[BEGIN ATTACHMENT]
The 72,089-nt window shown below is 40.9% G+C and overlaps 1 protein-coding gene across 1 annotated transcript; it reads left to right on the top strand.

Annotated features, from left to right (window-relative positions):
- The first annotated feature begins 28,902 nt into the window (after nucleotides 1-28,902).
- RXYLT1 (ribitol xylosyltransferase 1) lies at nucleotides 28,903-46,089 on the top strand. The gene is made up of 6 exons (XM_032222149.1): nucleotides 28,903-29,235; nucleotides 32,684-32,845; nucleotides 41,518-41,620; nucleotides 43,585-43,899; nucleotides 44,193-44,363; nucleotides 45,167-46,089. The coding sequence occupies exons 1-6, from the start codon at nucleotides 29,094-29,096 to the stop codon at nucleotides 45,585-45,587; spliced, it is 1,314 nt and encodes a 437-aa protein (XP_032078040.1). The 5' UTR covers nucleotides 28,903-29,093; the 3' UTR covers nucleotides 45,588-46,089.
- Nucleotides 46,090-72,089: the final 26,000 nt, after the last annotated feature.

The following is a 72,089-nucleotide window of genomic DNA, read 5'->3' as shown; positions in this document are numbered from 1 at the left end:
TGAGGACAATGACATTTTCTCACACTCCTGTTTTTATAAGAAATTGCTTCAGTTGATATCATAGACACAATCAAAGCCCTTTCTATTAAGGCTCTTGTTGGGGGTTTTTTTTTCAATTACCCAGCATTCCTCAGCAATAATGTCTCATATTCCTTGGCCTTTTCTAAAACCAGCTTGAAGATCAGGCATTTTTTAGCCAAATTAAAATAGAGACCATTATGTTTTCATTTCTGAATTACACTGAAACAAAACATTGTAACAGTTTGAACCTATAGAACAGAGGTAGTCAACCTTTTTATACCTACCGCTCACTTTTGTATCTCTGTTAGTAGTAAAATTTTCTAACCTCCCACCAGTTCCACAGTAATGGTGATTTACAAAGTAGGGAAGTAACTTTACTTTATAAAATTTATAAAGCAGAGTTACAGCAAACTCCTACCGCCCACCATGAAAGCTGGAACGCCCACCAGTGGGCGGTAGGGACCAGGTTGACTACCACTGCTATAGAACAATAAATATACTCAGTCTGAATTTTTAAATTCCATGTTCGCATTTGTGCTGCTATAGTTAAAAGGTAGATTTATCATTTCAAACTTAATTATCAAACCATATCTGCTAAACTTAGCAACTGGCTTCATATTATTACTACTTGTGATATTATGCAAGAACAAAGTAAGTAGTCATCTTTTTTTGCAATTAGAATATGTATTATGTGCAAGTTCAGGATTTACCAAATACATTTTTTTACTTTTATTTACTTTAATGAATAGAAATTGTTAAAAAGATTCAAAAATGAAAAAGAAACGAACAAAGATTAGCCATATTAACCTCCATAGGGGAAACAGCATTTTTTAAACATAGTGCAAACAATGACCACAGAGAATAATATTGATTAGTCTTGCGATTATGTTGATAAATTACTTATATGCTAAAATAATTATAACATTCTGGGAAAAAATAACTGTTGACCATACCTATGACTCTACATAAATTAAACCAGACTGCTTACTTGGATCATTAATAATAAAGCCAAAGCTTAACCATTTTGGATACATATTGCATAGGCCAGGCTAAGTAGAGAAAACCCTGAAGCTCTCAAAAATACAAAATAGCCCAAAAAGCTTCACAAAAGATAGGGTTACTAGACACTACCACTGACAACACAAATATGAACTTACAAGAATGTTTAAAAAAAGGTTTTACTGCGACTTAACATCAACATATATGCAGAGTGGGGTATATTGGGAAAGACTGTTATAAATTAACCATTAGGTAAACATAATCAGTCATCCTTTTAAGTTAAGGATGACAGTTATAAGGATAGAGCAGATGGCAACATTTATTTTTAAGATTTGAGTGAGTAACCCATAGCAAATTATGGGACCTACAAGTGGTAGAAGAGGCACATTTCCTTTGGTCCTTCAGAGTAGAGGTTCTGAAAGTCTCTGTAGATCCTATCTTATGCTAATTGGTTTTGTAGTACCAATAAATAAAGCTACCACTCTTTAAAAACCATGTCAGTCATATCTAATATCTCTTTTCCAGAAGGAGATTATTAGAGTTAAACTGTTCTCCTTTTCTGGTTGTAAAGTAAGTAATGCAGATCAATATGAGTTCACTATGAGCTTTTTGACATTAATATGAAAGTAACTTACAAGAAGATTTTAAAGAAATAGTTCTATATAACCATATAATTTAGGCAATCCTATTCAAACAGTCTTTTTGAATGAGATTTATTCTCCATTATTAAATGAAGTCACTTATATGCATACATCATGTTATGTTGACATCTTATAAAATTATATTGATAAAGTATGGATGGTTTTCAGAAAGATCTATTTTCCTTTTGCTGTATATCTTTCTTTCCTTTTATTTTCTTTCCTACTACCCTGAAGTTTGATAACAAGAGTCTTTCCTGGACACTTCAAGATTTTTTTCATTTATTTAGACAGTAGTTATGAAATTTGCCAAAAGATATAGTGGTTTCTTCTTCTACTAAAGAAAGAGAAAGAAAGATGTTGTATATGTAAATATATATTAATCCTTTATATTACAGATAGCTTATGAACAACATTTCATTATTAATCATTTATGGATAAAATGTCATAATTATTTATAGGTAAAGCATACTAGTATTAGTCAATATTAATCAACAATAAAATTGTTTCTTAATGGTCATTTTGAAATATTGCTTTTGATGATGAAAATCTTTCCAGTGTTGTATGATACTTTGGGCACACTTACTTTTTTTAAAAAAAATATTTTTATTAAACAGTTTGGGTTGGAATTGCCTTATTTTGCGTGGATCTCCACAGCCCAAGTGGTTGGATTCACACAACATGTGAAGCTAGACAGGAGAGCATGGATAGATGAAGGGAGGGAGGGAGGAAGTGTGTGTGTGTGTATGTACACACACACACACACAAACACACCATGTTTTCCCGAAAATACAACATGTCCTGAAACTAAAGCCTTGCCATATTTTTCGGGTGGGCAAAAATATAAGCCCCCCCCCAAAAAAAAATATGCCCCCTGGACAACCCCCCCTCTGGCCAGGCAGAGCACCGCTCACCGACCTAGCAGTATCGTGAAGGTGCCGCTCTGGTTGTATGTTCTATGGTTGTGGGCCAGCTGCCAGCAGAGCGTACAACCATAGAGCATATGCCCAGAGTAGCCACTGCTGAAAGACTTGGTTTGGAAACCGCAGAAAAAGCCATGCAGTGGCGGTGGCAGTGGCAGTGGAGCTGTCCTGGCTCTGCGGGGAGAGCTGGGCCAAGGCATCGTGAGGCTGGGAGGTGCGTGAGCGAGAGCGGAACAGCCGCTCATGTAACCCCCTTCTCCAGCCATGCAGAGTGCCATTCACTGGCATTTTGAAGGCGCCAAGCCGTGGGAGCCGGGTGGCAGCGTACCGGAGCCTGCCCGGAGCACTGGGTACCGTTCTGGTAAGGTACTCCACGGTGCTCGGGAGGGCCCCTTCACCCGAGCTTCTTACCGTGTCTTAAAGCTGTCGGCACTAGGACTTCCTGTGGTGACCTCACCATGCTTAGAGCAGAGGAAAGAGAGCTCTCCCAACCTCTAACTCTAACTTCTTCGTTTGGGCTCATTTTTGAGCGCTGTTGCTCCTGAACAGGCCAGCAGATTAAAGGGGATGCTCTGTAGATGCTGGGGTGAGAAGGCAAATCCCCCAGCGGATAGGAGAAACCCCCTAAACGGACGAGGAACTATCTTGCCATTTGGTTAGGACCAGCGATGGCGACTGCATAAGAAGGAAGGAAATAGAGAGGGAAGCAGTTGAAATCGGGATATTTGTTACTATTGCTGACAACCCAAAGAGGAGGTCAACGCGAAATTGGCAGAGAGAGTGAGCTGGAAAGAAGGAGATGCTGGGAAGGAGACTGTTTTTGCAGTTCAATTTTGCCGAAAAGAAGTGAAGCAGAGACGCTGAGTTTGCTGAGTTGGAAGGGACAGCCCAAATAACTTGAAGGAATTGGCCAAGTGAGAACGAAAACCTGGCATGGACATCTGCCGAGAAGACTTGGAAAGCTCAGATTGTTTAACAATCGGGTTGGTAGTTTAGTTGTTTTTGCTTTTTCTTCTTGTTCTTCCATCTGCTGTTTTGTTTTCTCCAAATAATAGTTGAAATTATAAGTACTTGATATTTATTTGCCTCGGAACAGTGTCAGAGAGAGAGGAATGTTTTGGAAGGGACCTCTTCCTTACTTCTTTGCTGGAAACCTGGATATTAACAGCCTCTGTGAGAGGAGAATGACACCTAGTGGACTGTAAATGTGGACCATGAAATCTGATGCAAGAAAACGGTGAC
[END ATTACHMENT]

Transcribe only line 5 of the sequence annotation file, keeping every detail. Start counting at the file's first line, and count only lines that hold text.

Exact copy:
- Nucleotides 46,090-72,089: the final 26,000 nt, after the last annotated feature.